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Renowned for his eloquent Americana style, engaging live shows, and off-the-cuff clever observations, John Craigie carries on the legacy of classic singer-songwriters, while blazing a trail of his own. Recently, that trail twisted and turned into new territory for the Portland, OR performer who The Stranger appropriately dubbed, “the lovechild of John Prine and Mitch Hedberg.” His music speaks loud to both audiences and fellow artists. Todd Snider notably hand-delivered a gift on-stage, and Chuck Norris has sent fan mail. His fifth full-length album, No Rain, No Rose boasted two collaborations with Gregory Alan Isakov, namely “Highway Blood” and “I Am California.” Both quickly cracked One Million Spotify streams and counting as his knack for a captivating narrative and rustic aural palettes powered the 13-track offering together.
As No Rain, No Rose landed, he caught the attention of none other than Jack Johnson. Soon after, Craigie found himself onstage for 12 shows during Johnson’s 2017 summer tour including performances at The Greek Theatre in Berkeley, CA and The Gorge in Washington. Along the way, he earned acclaim from SF Weekly, Seattle Times, AXS, and more. Festival appearances also include Ohana Music Festival (CA), Mountain jam (NY), SXSW (TX), Electric Forest (MI), Summer Camp (IL), Kate Wolf Music Festival (CA), Pickathon (OR), Edmonton Folk Festival (AB), Kerrville Folk Festival (TX), Wanderlust (CA & VT), High Sierra Music Festival (CA) and more.
When Craigie plays, it’s one of those special shows that can make you laugh and cry in the same song. It’s a musical journey that can’t be denied.
*photo credit to Bobby Cochran
Join the team to help John Craigie raise money and donate items for The Matthews House to support those in need on his #KeepItWarm2019 tour. $1 from each ticket sold will be donated to The Matthews House. We'll also be collecting your new/gently used sleeping bags, jackets, gloves, hats, scarfs, socks etc. at the show.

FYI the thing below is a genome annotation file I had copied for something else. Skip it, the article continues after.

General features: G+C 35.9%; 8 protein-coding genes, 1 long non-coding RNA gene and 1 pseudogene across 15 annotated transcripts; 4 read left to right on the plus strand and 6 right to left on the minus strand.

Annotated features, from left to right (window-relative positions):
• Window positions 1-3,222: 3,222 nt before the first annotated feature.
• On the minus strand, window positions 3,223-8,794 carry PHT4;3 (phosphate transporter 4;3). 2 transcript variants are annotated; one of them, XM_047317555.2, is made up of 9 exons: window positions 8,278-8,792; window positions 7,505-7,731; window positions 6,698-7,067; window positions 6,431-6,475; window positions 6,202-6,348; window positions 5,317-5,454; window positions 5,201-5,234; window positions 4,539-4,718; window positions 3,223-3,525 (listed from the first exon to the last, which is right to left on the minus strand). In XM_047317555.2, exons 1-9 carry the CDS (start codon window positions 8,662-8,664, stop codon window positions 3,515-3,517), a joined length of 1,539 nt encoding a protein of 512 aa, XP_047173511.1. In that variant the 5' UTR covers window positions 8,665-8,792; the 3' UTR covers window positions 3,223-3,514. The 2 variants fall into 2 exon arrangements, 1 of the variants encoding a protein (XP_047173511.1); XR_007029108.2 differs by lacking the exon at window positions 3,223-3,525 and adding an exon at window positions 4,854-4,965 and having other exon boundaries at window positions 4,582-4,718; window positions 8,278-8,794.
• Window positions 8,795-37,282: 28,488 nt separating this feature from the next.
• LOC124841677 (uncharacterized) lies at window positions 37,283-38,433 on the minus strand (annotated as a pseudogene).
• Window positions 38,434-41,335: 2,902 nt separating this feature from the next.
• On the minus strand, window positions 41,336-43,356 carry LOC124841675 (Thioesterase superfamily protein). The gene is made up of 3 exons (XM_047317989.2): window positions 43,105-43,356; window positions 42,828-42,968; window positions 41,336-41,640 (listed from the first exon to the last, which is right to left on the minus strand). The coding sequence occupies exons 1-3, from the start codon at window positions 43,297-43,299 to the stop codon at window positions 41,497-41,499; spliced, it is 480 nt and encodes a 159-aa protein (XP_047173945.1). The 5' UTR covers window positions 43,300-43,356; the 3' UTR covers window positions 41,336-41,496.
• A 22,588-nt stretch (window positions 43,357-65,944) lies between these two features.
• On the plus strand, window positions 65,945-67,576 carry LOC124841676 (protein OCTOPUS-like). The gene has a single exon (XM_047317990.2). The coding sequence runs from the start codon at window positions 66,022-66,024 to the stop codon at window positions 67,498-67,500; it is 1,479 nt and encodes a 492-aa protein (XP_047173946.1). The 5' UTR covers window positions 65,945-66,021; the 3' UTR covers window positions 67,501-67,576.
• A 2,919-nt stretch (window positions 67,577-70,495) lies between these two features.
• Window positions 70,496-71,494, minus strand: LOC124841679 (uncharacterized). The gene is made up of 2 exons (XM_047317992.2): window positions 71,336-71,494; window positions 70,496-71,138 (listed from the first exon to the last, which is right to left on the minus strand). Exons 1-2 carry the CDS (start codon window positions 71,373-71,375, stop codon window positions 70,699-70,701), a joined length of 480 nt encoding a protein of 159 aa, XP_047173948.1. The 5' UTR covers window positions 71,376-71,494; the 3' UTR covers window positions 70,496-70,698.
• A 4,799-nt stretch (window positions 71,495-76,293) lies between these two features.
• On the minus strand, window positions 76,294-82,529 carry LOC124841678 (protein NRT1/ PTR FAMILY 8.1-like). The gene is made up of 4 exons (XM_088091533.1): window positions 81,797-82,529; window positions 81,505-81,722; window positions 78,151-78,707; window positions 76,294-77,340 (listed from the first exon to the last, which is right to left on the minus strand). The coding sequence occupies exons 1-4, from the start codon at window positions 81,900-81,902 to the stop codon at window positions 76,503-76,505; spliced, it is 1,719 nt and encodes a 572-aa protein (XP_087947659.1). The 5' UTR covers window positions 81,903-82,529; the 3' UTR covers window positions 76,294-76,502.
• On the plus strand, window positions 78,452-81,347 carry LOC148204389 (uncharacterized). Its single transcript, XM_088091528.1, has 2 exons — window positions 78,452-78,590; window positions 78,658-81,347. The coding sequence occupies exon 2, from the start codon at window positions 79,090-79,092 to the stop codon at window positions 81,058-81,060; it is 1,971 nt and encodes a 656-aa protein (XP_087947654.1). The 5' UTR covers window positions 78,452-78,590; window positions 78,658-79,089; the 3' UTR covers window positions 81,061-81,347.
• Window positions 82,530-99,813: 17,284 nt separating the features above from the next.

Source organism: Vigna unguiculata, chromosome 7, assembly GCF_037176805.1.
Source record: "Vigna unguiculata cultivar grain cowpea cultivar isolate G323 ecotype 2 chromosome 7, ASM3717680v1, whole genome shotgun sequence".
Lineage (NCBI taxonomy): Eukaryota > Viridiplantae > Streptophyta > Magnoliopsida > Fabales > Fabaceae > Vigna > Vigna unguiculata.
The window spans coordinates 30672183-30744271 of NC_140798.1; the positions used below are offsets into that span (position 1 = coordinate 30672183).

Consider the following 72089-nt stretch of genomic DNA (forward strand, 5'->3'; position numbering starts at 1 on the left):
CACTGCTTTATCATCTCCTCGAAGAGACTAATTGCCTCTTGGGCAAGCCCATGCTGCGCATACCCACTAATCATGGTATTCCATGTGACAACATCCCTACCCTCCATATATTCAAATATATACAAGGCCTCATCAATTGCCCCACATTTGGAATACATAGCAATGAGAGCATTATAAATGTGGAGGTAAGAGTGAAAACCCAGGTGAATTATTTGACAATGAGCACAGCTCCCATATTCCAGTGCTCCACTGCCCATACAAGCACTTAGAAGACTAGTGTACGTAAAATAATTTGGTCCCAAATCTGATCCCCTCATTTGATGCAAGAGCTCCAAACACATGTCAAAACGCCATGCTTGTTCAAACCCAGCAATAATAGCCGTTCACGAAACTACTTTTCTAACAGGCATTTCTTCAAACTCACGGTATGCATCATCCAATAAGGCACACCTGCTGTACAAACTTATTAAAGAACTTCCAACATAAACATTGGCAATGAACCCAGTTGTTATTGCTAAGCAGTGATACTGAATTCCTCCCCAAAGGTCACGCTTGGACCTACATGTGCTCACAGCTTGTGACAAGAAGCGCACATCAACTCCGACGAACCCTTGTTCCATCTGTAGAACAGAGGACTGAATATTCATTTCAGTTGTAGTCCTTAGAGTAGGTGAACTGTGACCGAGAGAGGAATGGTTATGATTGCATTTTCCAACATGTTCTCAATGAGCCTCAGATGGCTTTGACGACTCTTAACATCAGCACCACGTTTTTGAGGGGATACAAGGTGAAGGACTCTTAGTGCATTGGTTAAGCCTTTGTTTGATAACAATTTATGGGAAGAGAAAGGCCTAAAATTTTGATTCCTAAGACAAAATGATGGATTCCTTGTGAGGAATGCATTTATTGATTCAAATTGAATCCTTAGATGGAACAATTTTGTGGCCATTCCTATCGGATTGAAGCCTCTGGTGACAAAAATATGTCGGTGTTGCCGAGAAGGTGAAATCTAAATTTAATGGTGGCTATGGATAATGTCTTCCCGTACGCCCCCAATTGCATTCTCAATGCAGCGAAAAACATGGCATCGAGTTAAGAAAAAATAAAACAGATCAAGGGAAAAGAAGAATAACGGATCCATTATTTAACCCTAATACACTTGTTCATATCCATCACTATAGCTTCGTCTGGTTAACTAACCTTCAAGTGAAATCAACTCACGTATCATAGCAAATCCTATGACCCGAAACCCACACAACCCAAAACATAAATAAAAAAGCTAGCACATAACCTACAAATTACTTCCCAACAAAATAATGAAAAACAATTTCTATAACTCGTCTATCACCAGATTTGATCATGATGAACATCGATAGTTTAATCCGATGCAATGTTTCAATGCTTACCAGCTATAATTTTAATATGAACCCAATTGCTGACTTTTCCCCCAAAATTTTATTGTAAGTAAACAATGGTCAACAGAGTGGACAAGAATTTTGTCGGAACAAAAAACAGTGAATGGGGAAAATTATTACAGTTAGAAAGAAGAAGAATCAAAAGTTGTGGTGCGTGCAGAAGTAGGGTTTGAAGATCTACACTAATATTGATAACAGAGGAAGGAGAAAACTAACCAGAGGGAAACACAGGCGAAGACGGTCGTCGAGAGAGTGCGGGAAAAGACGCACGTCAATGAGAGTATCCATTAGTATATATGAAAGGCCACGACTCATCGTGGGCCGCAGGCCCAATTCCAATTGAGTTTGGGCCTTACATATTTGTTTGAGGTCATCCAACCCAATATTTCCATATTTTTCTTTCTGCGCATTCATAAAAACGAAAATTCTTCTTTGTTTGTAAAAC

Please Note: Any reference to artist-affiliated charitable organizations, nonprofits, or charity events does not constitute or imply endorsement or recommendation by Bohemian Foundation or its related and affiliated entities.
Music magnifies human emotions, highlighting both the weight of daily struggles and the uplift of personal triumphs with the same sensitivity and sympathy. Portland-based singer, songwriter, and multi-instrumentalist Jay Cobb Anderson accepts the responsibility of capturing that dichotomy via his solo output. Moreover, he distills these universal experiences into hummable, hypnotic, and heartfelt anthems steeped in storytelling folk tradition and amplified by unabashed rock ‘n’ roll energy.
His seven-song 2019 EP immediately strikes an emotional chord.
“I’ve always felt like I had a duty to be a voice for the average person— mostly for their frustrations, loneliness, and struggles,” he affirms. “The plight of the human condition is very confusing at times. We live in the age of information, and we’re still so much like animals. I often feel like a pendulum swinging hard between intellect and sensitivity to complete primal instincts and animal passion. I feel like my songs can be a great voice for that.”
He developed a knack for such writing during the course of his varied career thus far. Not only did he co-found folk rock phenomenon Fruition, but he also launched groups such as The Bell Boys and Rose City Thorns. His growing catalog includes 10 albums and multiple EPs, while he’s logged hundreds of gigs over his decade plus professional career. He served up his first solo offering, I’m a Rambler, I’m a Fool, in 2012. Already a prolific songwriter, he challenged himself to create a song a day since his birthday October 12, 2018.
In the midst of this creative whirlwind, he carved out time in 2018 to hit the studio alongside Fruition drummer Tyler Thompson behind the board as producer. It proved to be just the right moment for his sophomore solo album as they retreated to Thompson’s studio.
“Fruition has been touring nationally really hard for the past seven years,” he explains. “It was a challenge to find time between touring and recording those albums. Along the way, I never stopped making my own music. So, I picked some of the material from the 100 songs that felt more personal and more fitted to a solo project. This is an outlet to fully get my vision out there and be completely me.”
General Admission, Seated Venue
314 E. Mountain Ave
Fort Collins, CO, 80524